I had Omicron over Christmas. Does that mean I don’t need the booster yet?
If you’ve had Omicron you still need a booster, but you will need to wait 28 days after you are Covid-19 free.
London GP Dr Farzana Hussain says…
“It’s a common myth: ‘Oh, I’ve had Omicron soI don’t need to have my booster’. So many of us have had Omicron – around one in 20 – and it would be wrong to say it doesn’t give you any immunity at all, but the booster will definitely top it up for you. You need to give it 28 days after getting over the infection before you have your vaccination, but we do still recommend you have it.”
I’ve never had Covid-19. Why should I get the booster?
Unvaccinated people are eight times more likely to be hospitalised than those who have had both vaccine doses and a booster.
If you catch Covid-19, there’s a chance you might get long Covid, which can have serious and debilitating long-term effects. Many people affected have said it has had a major impact on their lives, especially the ability to exercise, work and maintain relationships.
Boosters give you the best possible protection against the virus and significantly reduce your risk of serious illness and hospitalisation.
London A&E doctor Emeka Okorocha says…
“The Covid-19 vaccine is quick, easy and free. Don’t worry about side effects: as with all medicines, the vaccines may cause some, but most of these are mild and short-term, and not everyone gets them.
“As a doctor, I’ve seen firsthand the effect that Covid-19 can have on people. It is so important to get the jab to keep ourselves and our loved ones safe. Omicron is highly transmissible and could still lead to significant numbers of people in hospital, so you should make sure your immunity is topped up – and come forward for your first or second dose if you haven’t already.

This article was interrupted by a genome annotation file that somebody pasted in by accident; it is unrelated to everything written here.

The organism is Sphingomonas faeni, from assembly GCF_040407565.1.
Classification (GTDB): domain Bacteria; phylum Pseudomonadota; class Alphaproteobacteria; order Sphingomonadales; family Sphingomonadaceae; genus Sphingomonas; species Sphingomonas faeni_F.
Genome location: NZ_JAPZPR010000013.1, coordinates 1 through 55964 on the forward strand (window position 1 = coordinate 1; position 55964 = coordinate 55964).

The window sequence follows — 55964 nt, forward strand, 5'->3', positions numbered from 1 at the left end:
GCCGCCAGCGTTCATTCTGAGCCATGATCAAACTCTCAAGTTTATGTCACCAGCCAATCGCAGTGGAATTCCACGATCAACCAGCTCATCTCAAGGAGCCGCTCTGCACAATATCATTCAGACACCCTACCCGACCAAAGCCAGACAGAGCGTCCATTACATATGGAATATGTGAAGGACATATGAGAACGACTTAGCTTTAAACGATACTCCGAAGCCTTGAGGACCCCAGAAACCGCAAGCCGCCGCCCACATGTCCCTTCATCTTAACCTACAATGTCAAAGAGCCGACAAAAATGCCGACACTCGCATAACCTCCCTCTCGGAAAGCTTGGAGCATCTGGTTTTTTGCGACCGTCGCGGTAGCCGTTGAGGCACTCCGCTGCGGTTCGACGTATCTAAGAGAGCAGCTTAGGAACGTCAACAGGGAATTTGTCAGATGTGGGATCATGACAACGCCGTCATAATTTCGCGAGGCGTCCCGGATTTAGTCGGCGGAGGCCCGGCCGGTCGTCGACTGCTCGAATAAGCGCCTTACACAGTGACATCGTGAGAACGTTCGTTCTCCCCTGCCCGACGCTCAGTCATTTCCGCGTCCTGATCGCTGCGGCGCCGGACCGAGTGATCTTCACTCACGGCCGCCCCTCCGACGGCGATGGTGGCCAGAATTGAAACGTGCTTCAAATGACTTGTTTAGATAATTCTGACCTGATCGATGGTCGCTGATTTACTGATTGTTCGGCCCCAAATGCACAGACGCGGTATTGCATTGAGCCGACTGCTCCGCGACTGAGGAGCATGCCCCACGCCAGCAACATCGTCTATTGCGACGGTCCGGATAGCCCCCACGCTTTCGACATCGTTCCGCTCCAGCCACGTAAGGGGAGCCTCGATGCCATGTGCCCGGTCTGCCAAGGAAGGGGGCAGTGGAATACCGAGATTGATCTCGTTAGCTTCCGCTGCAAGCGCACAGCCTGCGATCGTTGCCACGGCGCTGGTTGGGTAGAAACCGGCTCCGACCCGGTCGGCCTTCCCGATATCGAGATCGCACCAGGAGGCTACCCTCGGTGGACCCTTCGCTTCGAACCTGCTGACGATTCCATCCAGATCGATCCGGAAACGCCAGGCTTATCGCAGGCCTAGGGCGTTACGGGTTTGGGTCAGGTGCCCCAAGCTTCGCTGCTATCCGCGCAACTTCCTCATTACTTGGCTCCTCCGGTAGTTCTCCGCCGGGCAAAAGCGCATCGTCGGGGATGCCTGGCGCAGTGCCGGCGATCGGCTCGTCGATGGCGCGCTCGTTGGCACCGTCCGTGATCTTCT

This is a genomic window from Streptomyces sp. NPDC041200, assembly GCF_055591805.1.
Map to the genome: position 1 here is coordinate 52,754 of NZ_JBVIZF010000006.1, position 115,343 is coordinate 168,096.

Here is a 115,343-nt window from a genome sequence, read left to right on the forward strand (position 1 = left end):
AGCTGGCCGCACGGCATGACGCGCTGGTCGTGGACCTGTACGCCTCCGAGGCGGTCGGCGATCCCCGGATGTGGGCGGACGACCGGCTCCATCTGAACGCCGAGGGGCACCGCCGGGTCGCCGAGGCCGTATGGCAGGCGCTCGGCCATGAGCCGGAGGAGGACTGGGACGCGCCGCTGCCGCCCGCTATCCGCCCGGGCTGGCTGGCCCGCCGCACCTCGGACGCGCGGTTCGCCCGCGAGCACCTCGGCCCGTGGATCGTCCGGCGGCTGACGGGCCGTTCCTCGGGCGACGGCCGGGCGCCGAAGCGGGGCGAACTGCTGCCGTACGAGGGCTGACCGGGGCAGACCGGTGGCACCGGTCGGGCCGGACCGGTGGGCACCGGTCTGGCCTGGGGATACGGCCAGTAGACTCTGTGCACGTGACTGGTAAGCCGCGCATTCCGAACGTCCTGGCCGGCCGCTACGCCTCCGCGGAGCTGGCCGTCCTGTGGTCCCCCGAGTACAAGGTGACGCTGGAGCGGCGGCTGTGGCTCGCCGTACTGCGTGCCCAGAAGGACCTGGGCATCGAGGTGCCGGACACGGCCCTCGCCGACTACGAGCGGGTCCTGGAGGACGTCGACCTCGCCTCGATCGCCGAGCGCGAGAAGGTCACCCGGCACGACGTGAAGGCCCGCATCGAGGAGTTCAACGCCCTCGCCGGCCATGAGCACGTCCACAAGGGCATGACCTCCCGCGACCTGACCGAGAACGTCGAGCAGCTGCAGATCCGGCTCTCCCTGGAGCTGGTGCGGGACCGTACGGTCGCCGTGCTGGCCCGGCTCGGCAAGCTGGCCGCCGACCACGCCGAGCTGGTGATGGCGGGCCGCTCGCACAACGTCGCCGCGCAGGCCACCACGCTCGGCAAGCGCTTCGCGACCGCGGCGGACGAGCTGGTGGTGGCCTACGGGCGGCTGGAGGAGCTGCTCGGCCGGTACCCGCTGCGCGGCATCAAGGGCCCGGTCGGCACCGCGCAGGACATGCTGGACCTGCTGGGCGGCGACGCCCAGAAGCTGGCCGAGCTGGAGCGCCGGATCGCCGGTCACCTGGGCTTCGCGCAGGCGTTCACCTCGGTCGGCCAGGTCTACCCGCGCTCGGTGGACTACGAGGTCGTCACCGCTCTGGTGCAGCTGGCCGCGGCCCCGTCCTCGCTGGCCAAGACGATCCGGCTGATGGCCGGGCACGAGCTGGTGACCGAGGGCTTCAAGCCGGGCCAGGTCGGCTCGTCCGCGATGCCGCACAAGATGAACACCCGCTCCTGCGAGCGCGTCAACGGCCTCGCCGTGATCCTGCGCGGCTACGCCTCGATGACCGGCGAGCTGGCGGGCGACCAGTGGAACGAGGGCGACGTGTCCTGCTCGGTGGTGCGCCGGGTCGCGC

We don’t know what threat any future variants may pose, so if you haven’t had any jabs, it is vital that you
I’m pregnant and I’m really worried about whether I’ll risk mine and my baby’s health by getting the vaccine. Are you sure I should get the booster?
Yes. If you’re pregnant, make sure you get boosted now. Being pregnant can put you at greater risk of getting seriously ill with Covid-19, which increases the chances of your baby being born prematurely or even stillborn.
UK data* shows that 96.3 per cent of pregnant women admitted to hospital with Covid-19 symptoms between May and October last year were unvaccinated, and a third needed respiratory support. Around one in five women who were hospitalised needed their babies to be delivered before their due date to help them recover, and one in five babies needed neonatal care.
Dr Jenny Jardine from the Royal College of Obstetricians and Gynaecologists is seven months pregnant and has had her Covid-19 booster jab. She’s encouraging other mums-to-be to do the same
“I am both a doctor and a pregnant mother, and I can reassure other pregnant women that we can now
be very confident that the Covid-19 vaccinations provide the best possible protection against this virus for you and your unborn child.
“Therefore I would strongly call on all pregnant women, if you haven’t yet had the booster jab – or your first or second vaccine doses – to speak to either your GP or midwife if you still have questions and then book right away today.”
GET BOOSTED NOW
Everyone aged 16 and over now needs to get a COVID-19 booster vaccine, because two doses does not give you enough protection against catching Omricon. To book yours and find out more visit nhs.uk/covidvaccination